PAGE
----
Last week, President Donald Trump announced the U.S. will impose a 25% tariff on steel imports and a 10% tariff on aluminum.
And while many expected the president to change his mind over the weekend, however that has not been the case.
Friday, and again Monday morning, the president showed his renewed commitment through several tweets, saying the U.S. is being taken advantage of by European nations and even our neighboring countries, Mexico and Canada.
If the E.U. wants to further increase their already massive tariffs and barriers on U.S. companies doing business there, we will simply apply a Tax on their Cars which freely pour into the U.S. They make it impossible for our cars (and more) to sell there. Big trade imbalance!— Donald J. Trump (@realDonaldTrump) March 3, 2018
We have large trade deficits with Mexico and Canada. NAFTA, which is under renegotiation right now, has been a bad deal for U.S.A. Massive relocation of companies & jobs. Tariffs on Steel and Aluminum will only come off if new & fair NAFTA agreement is signed. Also, Canada must..— Donald J. Trump (@realDonaldTrump) March 5, 2018
...treat our farmers much better. Highly restrictive. Mexico must do much more on stopping drugs from pouring into the U.S. They have not done what needs to be done. Millions of people addicted and dying.— Donald J. Trump (@realDonaldTrump) March 5, 2018
Since announcing the new tariff, Republican lawmakers and conservative groups have spoken out against Trump’s decision, however the president continues to support his decision, saying he is not backing down.
So what does all of this mean for housing? January’s employment report from the U.S. Bureau of Labor Statistics showed wages increased at a rate of 2.9%, the highest annual increase since 2009, nearly solidifying a rate hike in March.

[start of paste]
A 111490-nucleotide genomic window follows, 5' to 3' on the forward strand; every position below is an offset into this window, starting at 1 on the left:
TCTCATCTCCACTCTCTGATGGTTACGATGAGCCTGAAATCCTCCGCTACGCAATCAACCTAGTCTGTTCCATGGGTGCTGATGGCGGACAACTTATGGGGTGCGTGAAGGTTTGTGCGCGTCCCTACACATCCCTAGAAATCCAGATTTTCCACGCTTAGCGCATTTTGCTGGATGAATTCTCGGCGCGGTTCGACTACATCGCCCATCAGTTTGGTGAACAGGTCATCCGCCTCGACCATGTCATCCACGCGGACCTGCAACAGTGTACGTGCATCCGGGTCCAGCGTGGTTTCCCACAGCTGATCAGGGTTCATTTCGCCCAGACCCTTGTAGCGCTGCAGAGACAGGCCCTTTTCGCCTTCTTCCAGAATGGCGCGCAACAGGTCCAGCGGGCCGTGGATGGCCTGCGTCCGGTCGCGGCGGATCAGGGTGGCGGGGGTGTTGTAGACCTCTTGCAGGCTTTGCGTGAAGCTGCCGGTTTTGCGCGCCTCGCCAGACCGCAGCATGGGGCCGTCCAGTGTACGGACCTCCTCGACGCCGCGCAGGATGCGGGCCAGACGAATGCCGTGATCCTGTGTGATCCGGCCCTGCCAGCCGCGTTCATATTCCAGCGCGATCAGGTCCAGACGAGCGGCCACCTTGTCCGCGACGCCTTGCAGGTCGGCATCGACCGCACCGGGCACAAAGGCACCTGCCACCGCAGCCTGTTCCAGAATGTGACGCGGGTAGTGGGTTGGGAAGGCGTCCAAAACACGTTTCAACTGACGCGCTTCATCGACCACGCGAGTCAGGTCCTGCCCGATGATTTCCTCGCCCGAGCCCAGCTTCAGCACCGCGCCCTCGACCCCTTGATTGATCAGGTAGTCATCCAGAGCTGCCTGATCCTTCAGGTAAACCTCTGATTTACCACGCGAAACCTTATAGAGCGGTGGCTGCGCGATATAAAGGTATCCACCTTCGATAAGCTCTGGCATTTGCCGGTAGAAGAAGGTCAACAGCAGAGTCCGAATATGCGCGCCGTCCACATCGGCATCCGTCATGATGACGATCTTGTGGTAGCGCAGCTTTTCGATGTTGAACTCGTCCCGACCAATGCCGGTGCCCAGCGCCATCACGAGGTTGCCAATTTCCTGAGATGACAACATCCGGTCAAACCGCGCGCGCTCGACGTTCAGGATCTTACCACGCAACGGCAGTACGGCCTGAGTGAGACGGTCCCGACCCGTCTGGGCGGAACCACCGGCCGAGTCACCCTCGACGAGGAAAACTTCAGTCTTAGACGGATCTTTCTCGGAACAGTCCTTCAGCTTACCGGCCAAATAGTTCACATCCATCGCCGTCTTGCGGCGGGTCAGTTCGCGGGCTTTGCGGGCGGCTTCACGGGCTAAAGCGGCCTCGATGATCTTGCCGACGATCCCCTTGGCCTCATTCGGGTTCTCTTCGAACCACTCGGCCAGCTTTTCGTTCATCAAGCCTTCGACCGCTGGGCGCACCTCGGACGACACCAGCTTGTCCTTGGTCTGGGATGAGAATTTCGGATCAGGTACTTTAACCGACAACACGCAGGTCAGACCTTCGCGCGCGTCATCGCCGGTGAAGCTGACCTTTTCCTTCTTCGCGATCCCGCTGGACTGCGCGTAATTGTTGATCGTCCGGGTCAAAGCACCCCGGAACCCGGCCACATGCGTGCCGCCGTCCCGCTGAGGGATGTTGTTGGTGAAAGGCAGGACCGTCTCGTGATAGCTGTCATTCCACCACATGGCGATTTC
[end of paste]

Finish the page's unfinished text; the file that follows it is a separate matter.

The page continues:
Now, as the Federal Reserve continues to watch inflation rates to determine its next move, a trade war and increase in tariffs could cause companies to pass increased costs on to their customers, creating a surge in inflation.
This could then lead to the Fed increasing interest rates at a faster pace. In a worst-case scenario, the Fed overtightening has historically led to recessions. But even without a recession risk, an increase in rate hikes will bring higher mortgage interest rates as they typically follow the general path of Treasury Yields.
The latest Mortgage Monitor report from Black Knight shows that a combination of rising mortgage rates and home prices already caused housing affordability to drop to its lowest point since 2009.
And rising mortgage rates are already a major concern among homebuyers, according to a new study from realtor.com. Mortgage rates have reached their highest level since December 2016, a fact that 34% of home buyers find concerning or very concerning.
While no official documents have been signed to enact the new tariff, Trump continues to voice his commitment to the tariff, despite the threat of a trade war.
We are on the losing side of almost all trade deals. Our friends and enemies have taken advantage of the U.S. for many years. Our Steel and Aluminum industries are dead. Sorry, it’s time for a change! MAKE AMERICA GREAT AGAIN!— Donald J. Trump (@realDonaldTrump) March 5, 2018